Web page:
What fascinates Williams about looking at social issues through birds is their ability to cross lines and racial boundaries that they do not see, nor understand. She says,  “Areas with written and unwritten racial lines, boundaries…get pushed over and over again. We see that mimicked by [birds]. They’re pushing the boundaries that seem to be static.”

Jennifer Johnson and Nambii Mangun are coordinators with Wild Indigo, a Calumet-based project established by Chicago Region Audubon (different from the Chicago Audubon Society); they too want to break boundaries, particularly those that may keep many South Siders from interacting with nature. In their mission to promote interest from South Siders about the natural world, they’ve learned that oftentimes, the trepidation about going to green spaces in the city lies in accessibility. But not always—the sites that Wild Indigo operates out of are forest preserves and other green spaces on or near the South Side and are accessible by public transit.

“We also try to give people a sense that it’s really their land,” Jennifer says. “These are people that haven’t felt welcome [in nature], or that there is some kind of fear around those spaces. What Wild Indigo does, is kind of dispel those myths about the land and try to have people overcome those fears. Most people that come out are African-American and the history of our people in those spaces has not always been positive, so we offer a positive experience.”

Youth education and outreach has become important to many nature organizations, including Openlands. John Cawood’s BIMN has helped acquaint CPS students from all over

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the city with their schools’ gardens. The program is divided into three events: a classroom visit, a bird walk around the school grounds, and a trek to a local park. Between the visits, the kids are given journals and choose a bird from a checklist to research and write about. “It’s a hook to get students interested in nature in their neighborhoods,” Cawood elaborates. “[Birding] is one of the most accessible nature-related hobbies.”

Afrobirders, Openlands, and Wild Indigo all reach out to youths around the area in order to get them hooked on birding at a young age. “We are excited to see bird-watchers across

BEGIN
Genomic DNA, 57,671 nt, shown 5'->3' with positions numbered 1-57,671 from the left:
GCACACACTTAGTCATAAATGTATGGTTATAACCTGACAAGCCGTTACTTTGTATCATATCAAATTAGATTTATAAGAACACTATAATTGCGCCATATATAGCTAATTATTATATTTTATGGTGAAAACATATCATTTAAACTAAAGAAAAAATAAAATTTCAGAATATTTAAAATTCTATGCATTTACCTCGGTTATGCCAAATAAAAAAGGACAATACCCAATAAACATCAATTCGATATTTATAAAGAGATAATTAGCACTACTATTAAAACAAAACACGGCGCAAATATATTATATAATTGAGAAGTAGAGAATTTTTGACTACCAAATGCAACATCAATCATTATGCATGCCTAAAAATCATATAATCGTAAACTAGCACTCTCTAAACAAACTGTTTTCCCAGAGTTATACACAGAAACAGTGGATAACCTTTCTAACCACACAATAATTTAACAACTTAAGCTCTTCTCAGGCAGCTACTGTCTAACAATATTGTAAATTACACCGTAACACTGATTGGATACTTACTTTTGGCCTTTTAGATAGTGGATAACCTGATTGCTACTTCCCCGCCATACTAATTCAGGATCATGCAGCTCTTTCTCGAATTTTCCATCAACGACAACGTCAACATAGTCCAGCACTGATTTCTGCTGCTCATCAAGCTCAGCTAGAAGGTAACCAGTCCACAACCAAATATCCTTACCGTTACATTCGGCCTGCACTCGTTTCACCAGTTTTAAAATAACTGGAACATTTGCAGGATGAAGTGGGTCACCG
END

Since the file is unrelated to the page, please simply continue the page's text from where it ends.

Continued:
all generations, [but] you typically see them as retired and mature. We have a multigenerational approach.” Cawood agrees with this method, explaining that it is difficult to get an individual adult involved in birdwatching events. That’s why he sees school involvement as imperative. “If I find out about [an event] and send the info to a teacher, and she puts a note in the kids’ backpacks, maybe they will go. For us, connecting students with birds, nature…we want the next generation to care about the outdoors and natural areas. We are trying to create a generation of conservation stewards. The birding community is taking a look at itself and is saying, ‘Wow, it doesn’t have to be like this. We don’t just have to have ten of us.’”

For Williams, there’s a direct link between her life and the lives of migratory birds. When she speaks, it’s apparent that she has thought deeply about birds, and their resonance with her cultural and familial heritage. She talks in detail about the importance of crossing boundaries, remarking that birds like turkey vultures or peregrine falcons (Chicago’s official bird) tend to nest in unlikely places, just as people move into communities that may not want them:

“My family integrated West Englewood. We were the third black family on the block,” she says. “I was born in 1960 and I am very aware of the social constructs that African Americans have had to endure and still endure. And although I’m a generation away from those who sat at the back of the bus…I am that generation who has clearly firsthand…experienced what it’s like to integrate a community. Animals and humans have had to push past boundaries and create safe places and meet the needs that they have. Again and again, families have had to move past unwritten and understood racial lines in Chicago to be able to have the American dream of a nice home or better schools. We see that with birds and the coyotes, coming into the spaces not identified as spaces they should be in. But this is what happens when in your own desperation or desire to go beyond your boundaries. The risks for many animals [are] injury or death. And the risk for black people who migrated from the South to come to Chicago was the same.”